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Figures in a Spare Landscape: Serving in the Twilight of Empire, Nigeria 1959-60

by Peter Haring Judd




This as a memoir based on a journal kept by my 28-year old self, a history teacher in a government school in Bornu Province in the far northeast of Nigeria. I was there in the months before the British ceded authority to the newly independent nation of Nigeria. 

I was the rarest of birds in British colonial government service, an American with a wide-eyed interest in the land, in Africans, and in the Northern Nigerian variant of imperial governance termed indirect rule. There was unexpected adventure as within days of my arrival in 1959 I was seconded to duty in elections in advance of independence, taking me deep in the bush to people and places few outsiders had visited.

The vast savannah of the Bornu plain was then populated by farmers in well-kept villages, nomads and their herds; there were a few towns, all within a Muslim emirate whose history extended back 500 years. The tall, dignified Kanuri were responsive to a traditional hierarchy that delighted in spectacle and extravagant horsemanship.

In the hills at the edges of the plain, were indigenous people, sheltered from incursions from the plain. Bornu was part of the huge Northern Region of Nigeria taken by the British largely by treaty in the early 1900s. It is a semi-arid, flat land of grasses, shrubs and stubby trees, more akin to neighboring sub-Saharan regions than to the settlements on the Atlantic coast long exposed to European influence.  There are heavy rains for three to four months of the year; sun and heat in the remainder turn the

vegetation brown and yellow, the earth hardens to concrete. The sky seems endless, people in their traditional solidly colored robes stand out in the landscape, a beauty caught in the fifty and more of my photos in the book.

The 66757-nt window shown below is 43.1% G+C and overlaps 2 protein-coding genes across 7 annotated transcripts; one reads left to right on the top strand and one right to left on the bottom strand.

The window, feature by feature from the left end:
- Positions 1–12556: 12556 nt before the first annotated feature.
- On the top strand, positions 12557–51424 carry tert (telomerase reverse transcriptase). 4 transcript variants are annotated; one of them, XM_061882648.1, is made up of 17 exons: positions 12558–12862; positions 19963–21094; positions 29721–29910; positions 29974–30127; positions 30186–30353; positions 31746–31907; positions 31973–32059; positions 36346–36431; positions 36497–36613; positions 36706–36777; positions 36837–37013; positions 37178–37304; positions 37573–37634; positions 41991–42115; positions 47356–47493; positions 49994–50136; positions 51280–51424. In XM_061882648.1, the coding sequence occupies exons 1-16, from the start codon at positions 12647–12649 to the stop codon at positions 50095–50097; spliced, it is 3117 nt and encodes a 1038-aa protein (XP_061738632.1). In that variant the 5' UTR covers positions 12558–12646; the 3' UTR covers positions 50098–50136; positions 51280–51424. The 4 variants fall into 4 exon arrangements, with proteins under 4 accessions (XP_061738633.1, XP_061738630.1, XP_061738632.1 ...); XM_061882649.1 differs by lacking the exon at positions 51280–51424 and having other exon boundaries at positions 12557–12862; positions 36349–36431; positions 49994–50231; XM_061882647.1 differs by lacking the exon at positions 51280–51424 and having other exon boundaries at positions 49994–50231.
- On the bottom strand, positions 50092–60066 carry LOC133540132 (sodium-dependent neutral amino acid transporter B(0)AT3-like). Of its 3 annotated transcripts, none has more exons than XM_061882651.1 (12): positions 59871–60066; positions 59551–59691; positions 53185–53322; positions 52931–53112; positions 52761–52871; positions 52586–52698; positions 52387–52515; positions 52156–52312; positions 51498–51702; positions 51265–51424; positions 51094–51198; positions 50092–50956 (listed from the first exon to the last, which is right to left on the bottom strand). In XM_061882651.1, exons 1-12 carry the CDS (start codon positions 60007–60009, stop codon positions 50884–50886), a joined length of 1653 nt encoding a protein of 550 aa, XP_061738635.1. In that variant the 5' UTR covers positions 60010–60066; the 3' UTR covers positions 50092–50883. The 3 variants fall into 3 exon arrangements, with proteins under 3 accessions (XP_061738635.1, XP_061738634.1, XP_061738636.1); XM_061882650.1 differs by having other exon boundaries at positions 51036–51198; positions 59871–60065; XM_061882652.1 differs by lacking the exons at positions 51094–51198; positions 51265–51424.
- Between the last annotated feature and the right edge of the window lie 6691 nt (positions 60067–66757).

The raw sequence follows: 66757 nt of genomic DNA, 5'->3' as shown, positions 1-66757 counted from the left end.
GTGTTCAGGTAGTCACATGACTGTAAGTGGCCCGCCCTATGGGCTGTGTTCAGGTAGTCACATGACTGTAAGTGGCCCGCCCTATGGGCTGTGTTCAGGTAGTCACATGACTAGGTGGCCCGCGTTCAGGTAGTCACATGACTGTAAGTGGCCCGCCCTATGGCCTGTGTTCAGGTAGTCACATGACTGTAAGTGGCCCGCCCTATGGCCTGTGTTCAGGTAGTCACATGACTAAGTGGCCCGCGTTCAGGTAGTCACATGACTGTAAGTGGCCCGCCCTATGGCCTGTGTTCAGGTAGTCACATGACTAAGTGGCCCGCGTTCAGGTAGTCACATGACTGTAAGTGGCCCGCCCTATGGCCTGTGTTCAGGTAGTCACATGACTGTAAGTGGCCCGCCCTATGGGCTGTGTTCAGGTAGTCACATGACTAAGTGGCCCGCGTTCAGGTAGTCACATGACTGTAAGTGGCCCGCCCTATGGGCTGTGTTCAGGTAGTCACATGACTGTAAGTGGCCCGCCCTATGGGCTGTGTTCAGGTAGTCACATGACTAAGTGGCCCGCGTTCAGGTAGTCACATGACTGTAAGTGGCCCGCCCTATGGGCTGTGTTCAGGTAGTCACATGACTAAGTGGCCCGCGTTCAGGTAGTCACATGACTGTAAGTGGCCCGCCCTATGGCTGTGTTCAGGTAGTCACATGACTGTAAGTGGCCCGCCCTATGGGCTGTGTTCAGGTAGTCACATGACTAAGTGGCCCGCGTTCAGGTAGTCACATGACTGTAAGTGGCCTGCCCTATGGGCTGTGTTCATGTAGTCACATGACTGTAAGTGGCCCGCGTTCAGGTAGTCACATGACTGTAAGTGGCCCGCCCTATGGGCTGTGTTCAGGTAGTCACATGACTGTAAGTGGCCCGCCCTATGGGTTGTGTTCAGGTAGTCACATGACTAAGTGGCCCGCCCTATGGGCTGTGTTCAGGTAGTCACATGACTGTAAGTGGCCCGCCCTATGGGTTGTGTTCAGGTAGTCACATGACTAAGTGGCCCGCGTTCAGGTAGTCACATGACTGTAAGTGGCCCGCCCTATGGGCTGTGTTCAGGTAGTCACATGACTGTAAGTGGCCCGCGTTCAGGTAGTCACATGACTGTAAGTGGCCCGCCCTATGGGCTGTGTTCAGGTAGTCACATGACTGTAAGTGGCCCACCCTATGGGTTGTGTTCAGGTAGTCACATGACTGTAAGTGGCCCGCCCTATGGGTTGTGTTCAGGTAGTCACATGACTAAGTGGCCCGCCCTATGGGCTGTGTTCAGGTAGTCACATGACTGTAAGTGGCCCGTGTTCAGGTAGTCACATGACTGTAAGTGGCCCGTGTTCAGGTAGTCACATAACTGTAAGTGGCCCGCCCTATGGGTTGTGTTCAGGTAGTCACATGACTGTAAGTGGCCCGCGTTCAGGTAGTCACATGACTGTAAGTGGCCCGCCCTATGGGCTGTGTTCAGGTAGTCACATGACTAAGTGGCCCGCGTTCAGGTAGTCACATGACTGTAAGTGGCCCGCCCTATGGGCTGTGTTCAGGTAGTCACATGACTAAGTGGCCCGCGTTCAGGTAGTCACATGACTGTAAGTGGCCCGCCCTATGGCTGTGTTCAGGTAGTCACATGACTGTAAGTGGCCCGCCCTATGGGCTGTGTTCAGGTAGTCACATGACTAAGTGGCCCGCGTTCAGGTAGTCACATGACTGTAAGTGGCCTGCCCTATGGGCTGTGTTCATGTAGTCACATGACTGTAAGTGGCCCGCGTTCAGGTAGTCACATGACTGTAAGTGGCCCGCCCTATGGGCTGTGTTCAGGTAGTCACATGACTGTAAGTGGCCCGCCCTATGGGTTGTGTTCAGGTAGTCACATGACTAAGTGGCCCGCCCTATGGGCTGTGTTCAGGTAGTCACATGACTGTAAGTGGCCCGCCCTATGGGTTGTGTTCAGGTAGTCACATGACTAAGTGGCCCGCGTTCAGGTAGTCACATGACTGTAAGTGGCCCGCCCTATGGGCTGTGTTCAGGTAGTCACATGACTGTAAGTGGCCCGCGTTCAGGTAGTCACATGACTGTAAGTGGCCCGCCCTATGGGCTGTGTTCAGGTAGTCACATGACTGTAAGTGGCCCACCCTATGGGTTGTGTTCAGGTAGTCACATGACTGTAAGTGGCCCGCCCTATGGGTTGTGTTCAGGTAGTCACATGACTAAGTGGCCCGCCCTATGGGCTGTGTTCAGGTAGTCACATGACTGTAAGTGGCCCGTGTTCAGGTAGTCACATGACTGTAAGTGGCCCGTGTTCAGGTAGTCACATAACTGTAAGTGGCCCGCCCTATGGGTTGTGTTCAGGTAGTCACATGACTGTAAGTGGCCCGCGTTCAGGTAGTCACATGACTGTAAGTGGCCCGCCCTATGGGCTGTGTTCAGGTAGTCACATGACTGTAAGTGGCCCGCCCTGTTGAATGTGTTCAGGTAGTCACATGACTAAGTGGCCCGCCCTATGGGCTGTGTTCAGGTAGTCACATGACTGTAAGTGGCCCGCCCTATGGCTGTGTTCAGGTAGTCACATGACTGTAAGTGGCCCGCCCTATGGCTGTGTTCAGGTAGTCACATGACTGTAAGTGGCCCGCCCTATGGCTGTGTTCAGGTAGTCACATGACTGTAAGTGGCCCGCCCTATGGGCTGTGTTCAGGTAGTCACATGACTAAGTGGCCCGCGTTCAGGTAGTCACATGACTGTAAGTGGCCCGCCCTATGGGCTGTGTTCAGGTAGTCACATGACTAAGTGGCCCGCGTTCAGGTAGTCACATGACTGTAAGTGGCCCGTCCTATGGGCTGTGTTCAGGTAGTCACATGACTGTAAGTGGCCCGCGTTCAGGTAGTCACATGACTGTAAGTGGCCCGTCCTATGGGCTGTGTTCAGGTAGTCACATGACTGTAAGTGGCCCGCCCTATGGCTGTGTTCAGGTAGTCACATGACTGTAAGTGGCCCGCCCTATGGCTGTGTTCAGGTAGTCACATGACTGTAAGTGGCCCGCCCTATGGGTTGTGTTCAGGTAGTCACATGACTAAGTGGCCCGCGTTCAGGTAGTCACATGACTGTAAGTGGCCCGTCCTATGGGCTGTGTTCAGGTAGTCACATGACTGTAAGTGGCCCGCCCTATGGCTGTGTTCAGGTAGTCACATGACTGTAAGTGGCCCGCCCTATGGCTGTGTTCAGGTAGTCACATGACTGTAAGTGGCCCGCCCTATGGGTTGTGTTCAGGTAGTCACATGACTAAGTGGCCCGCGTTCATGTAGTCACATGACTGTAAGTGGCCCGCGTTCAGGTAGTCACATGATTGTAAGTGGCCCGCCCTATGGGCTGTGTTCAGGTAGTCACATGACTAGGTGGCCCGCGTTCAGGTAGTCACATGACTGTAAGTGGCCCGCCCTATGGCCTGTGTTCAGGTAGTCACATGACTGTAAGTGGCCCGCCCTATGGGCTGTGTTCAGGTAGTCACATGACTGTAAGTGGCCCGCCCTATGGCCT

Today Bornu lies ravaged by the Boko Haram, villages burned, inhabitants murdered or enslaved; refugees in tent camps. My memoir celebrates what was. Read it as a young man’s adventure and glimpse a facet of a worldwide process as European powers withdrew and colonies became nations.


Peter Haring Judd, Figues in a Spare Landscape: serving in the twilight of empire, Nigeria 1959-60

MA ARRI, an imprint of Spuyten Duyvil Publishing, New York, 2018

ISBN 978-1-947980-57-0 pbk.

ISBN 978-1-947980-58-7 hdc.

ISBN 978-1-947980-86-0 b&w pbk.

LOC LCCN 22018018937 | ISBN 9781947980570 (pbk.) | ISBN 978194798058

"Peter Judd is always a rewarding historian. His latest work, Figures in a Spare Landscape, benefits from the same strengths as his other works: historical modesty and a devotion to the close study of unconventional sources. In this case, Judd’s source is himself. Based on diaries kept while he was teaching in Bornu Province, Nigeria, the book understands its position very clearly.


Judd’s position in Nigeria was that of a white, upper-class, very well-educated American man who was teaching in Nigeria because he was interested and motivated by ideals, but also because he wasn’t sure what to do at “home.”


The moment was 1959-60, one year before Nigerian independence from British rule. In fact, one of Judd’s responsibilities was the organizing and teaching of election supervisors. It would have been easy to say that it was a historic year, the year of independence. It would, therefore, also have been easy for Judd to say that he was participating in something historic. However, one of the many strengths of Figures in a Spare Landscape is Judd’s ability to make the “greatness” of things disappear and give evidence of the way individuals are able, but also quite unable, to see or understand their position and opportunities."


-Tom Johnson



"Just finished reading your book. I found a wonderful. At times it even moved me so much that I cried. also the suffering and anger you went through realizing you couldn’t change the school. I love so much, so much of it!!! This is avery important document of the past isn’t there anymore. As you say yourself, and your way of looking and describing it is so accurate full of feeling and humor too. I love sucking and Yusufu in a special way. There are so vivid I feel I know them."


-Francesca de Sapio, Rome Italy